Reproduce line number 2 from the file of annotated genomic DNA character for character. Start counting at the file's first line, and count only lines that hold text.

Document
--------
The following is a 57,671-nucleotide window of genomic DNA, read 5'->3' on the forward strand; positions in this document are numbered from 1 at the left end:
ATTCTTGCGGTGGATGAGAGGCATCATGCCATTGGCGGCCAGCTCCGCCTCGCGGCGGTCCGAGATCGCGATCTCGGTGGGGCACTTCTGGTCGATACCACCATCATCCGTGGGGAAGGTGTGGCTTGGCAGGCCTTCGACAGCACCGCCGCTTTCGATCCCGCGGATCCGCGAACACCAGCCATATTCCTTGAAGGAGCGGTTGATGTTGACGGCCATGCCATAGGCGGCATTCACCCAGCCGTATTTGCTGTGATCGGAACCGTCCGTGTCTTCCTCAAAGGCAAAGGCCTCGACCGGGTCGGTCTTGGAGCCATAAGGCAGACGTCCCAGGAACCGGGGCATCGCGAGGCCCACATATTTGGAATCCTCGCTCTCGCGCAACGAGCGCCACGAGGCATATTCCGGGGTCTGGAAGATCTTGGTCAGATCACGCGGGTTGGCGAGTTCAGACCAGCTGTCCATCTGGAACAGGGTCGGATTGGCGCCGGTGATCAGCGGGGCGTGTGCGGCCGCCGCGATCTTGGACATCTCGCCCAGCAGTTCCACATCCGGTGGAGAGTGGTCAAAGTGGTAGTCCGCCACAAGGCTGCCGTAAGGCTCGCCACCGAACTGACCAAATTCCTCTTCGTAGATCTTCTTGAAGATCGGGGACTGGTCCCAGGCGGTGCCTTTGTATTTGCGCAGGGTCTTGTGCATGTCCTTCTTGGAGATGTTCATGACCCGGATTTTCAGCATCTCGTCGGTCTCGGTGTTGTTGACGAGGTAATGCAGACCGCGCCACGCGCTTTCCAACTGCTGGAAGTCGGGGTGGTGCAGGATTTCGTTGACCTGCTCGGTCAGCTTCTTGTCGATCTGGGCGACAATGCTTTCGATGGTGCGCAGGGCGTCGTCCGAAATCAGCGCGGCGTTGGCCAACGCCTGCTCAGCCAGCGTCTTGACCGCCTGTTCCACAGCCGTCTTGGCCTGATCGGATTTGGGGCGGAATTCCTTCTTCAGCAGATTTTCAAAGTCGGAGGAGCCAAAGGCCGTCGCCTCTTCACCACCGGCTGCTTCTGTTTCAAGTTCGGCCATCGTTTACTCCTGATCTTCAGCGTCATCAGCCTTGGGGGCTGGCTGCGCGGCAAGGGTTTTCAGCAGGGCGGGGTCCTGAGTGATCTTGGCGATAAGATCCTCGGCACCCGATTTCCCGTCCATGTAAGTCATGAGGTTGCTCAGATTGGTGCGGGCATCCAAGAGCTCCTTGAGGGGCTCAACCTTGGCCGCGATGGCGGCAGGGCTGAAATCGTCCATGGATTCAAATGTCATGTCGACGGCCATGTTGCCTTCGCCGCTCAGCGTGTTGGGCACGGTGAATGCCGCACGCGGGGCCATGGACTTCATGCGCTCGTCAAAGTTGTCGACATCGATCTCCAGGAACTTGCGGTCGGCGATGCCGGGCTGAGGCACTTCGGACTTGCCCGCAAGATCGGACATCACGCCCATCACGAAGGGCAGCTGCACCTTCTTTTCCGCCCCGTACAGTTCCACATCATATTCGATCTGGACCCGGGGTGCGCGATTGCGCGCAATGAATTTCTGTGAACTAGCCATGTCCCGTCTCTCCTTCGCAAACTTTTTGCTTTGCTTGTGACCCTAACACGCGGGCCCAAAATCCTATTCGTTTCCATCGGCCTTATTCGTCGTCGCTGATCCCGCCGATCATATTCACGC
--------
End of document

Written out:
ATTCTTGCGGTGGATGAGAGGCATCATGCCATTGGCGGCCAGCTCCGCCTCGCGGCGGTCCGAGATCGCGATCTCGGTGGGGCACTTCTGGTCGATACCACCATCATCCGTGGGGAAGGTGTGGCTTGGCAGGCCTTCGACAGCACCGCCGCTTTCGATCCCGCGGATCCGCGAACACCAGCCATATTCCTTGAAGGAGCGGTTGATGTTGACGGCCATGCCATAGGCGGCATTCACCCAGCCGTATTTGCTGTGATCGGAACCGTCCGTGTCTTCCTCAAAGGCAAAGGCCTCGACCGGGTCGGTCTTGGAGCCATAAGGCAGACGTCCCAGGAACCGGGGCATCGCGAGGCCCACATATTTGGAATCCTCGCTCTCGCGCAACGAGCGCCACGAGGCATATTCCGGGGTCTGGAAGATCTTGGTCAGATCACGCGGGTTGGCGAGTTCAGACCAGCTGTCCATCTGGAACAGGGTCGGATTGGCGCCGGTGATCAGCGGGGCGTGTGCGGCCGCCGCGATCTTGGACATCTCGCCCAGCAGTTCCACATCCGGTGGAGAGTGGTCAAAGTGGTAGTCCGCCACAAGGCTGCCGTAAGGCTCGCCACCGAACTGACCAAATTCCTCTTCGTAGATCTTCTTGAAGATCGGGGACTGGTCCCAGGCGGTGCCTTTGTATTTGCGCAGGGTCTTGTGCATGTCCTTCTTGGAGATGTTCATGACCCGGATTTTCAGCATCTCGTCGGTCTCGGTGTTGTTGACGAGGTAATGCAGACCGCGCCACGCGCTTTCCAACTGCTGGAAGTCGGGGTGGTGCAGGATTTCGTTGACCTGCTCGGTCAGCTTCTTGTCGATCTGGGCGACAATGCTTTCGATGGTGCGCAGGGCGTCGTCCGAAATCAGCGCGGCGTTGGCCAACGCCTGCTCAGCCAGCGTCTTGACCGCCTGTTCCACAGCCGTCTTGGCCTGATCGGATTTGGGGCGGAATTCCTTCTTCAGCAGATTTTCAAAGTCGGAGGAGCCAAAGGCCGTCGCCTCTTCACCACCGGCTGCTTCTGTTTCAAGTTCGGCCATCGTTTACTCCTGATCTTCAGCGTCATCAGCCTTGGGGGCTGGCTGCGCGGCAAGGGTTTTCAGCAGGGCGGGGTCCTGAGTGATCTTGGCGATAAGATCCTCGGCACCCGATTTCCCGTCCATGTAAGTCATGAGGTTGCTCAGATTGGTGCGGGCATCCAAGAGCTCCTTGAGGGGCTCAACCTTGGCCGCGATGGCGGCAGGGCTGAAATCGTCCATGGATTCAAATGTCATGTCGACGGCCATGTTGCCTTCGCCGCTCAGCGTGTTGGGCACGGTGAATGCCGCACGCGGGGCCATGGACTTCATGCGCTCGTCAAAGTTGTCGACATCGATCTCCAGGAACTTGCGGTCGGCGATGCCGGGCTGAGGCACTTCGGACTTGCCCGCAAGATCGGACATCACGCCCATCACGAAGGGCAGCTGCACCTTCTTTTCCGCCCCGTACAGTTCCACATCATATTCGATCTGGACCCGGGGTGCGCGATTGCGCGCAATGAATTTCTGTGAACTAGCCATGTCCCGTCTCTCCTTCGCAAACTTTTTGCTTTGCTTGTGACCCTAACACGCGGGCCCAAAATCCTATTCGTTTCCATCGGCCTTATTCGTCGTCGCTGATCCCGCCGATCATATTCACGC